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Giving Compass' Take:
• Researchers found helpful ways for response teams to manage volunteers in the wake of a disaster.
• How can this help inform future response plans to disasters? How does volunteer management play a role in disaster relief and recovery?
• Read more on how to engage volunteers after a natural disaster.
“Assigning volunteers after a disaster can be difficult, because you don’t know how many volunteers are coming or when they will arrive,” says Maria Mayorga, corresponding author of two studies on the issue and a professor in North Carolina State University’s Edward P. Fitts department of industrial and systems engineering.
“In addition, the challenge can be complicated for efforts, such as food distribution, where you also don’t know the amount of supplies you will have to distribute or how many people will need assistance.”
The researchers used advanced computational models to address these areas of uncertainty in order to develop guidelines, or rules of thumb, that emergency relief managers can use to help volunteers make the biggest difference.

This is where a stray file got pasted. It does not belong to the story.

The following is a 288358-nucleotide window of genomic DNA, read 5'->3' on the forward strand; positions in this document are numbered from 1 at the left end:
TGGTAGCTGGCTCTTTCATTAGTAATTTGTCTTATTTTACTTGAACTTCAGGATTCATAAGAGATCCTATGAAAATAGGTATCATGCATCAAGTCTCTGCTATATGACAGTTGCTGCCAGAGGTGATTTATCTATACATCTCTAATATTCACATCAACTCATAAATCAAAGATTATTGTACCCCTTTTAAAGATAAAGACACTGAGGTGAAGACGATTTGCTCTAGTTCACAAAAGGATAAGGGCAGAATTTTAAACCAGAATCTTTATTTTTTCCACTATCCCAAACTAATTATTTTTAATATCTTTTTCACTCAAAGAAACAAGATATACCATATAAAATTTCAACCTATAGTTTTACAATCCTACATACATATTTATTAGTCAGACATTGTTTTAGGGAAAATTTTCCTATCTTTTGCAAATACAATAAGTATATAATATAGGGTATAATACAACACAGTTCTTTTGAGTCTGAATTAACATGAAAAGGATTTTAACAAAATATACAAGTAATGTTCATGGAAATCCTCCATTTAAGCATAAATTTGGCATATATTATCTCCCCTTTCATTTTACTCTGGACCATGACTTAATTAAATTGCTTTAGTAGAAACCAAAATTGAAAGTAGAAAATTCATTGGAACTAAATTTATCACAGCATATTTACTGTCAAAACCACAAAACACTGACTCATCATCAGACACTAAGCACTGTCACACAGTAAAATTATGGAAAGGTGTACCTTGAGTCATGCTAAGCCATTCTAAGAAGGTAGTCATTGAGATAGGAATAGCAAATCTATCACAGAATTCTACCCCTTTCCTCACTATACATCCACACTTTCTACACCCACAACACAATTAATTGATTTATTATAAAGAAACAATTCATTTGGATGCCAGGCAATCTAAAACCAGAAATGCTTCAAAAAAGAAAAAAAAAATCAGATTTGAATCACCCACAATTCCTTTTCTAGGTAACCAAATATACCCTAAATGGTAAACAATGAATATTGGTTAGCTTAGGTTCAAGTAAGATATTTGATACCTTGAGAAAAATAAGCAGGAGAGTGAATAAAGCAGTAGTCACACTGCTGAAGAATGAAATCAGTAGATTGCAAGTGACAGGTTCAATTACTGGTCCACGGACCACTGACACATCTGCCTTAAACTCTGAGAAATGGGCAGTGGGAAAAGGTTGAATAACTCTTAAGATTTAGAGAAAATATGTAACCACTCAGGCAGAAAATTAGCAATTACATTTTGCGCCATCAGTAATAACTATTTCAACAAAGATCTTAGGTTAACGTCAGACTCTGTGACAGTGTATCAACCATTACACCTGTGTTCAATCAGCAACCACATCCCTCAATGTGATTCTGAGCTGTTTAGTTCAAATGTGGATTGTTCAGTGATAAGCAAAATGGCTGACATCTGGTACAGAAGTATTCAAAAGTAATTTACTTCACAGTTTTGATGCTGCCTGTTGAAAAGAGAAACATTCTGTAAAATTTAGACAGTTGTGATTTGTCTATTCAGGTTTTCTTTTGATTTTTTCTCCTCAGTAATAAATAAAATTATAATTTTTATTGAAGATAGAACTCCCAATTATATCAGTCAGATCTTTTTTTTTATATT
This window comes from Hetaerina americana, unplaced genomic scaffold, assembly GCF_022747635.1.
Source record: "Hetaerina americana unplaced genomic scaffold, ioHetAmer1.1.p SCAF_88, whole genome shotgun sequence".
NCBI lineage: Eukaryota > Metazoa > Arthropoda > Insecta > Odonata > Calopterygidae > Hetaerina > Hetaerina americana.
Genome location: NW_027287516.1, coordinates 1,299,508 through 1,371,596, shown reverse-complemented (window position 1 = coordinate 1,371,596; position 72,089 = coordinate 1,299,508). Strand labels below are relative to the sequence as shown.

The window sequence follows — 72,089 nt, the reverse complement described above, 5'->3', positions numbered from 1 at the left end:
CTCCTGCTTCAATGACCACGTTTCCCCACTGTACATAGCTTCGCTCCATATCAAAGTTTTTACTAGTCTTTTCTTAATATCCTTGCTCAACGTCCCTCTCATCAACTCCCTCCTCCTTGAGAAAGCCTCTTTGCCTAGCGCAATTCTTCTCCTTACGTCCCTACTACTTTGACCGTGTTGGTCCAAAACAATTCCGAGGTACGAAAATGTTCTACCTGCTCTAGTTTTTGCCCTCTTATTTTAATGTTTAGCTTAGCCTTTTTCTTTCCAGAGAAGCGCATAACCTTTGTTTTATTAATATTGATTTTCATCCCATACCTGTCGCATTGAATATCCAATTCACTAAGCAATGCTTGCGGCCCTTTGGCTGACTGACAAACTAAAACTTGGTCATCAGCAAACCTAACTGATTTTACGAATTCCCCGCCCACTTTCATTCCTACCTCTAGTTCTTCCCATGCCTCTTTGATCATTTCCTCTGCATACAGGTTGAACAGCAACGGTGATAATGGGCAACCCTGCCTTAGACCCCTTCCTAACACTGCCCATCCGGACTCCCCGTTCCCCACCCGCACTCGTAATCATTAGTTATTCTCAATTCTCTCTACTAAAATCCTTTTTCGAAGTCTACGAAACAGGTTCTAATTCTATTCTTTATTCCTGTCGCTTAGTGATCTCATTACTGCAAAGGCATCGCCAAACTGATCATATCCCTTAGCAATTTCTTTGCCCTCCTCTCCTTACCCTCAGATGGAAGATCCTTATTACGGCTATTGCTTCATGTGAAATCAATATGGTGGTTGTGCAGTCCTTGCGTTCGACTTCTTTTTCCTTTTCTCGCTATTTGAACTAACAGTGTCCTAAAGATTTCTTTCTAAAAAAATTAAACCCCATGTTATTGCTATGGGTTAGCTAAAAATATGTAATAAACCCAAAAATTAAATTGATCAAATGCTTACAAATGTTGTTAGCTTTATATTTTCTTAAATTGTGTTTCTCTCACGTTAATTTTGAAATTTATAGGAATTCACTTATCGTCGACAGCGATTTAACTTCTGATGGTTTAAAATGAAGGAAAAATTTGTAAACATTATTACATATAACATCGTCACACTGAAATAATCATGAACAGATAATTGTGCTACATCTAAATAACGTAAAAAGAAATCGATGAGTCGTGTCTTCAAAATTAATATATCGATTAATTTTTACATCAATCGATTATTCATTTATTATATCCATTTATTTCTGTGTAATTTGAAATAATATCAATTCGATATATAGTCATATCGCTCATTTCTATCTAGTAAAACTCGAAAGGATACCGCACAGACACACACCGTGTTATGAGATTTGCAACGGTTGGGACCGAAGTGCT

The most recent paper focuses on assigning volunteers to deal with tasks where the amount of work that needs to be done can change over time, such as search and rescue, needs assessment, and distribution of relief supplies.
“Essentially, we developed a model that can be used to determine the optimal assignment of volunteers to tasks when you don’t know how much work will be required,” Mayorga says. “For example, in relief distribution, there is uncertainty in both the supply of relief items and what the demand will be from disaster survivors.
The researchers found that a simple policy that performs well is the “Largest Weighted Demand (LWD) policy,” which assigns volunteers to the task that has the most work left to be done. In this case, work is prioritized by its importance. For example, fulfilling demand for water is more important than fulfilling demand for cleaning supplies.
However, the LWD and LQCT rules of thumb don’t work for all tasks.
In fact, the researchers found that the rules of thumb that make sense for volunteer tasks where you don’t know how much work will be required are actually a bad fit for tasks with clearly defined workloads—such as clearing debris after a disaster.
Read the full article about managing volunteers by Matt Shipman at Futurity.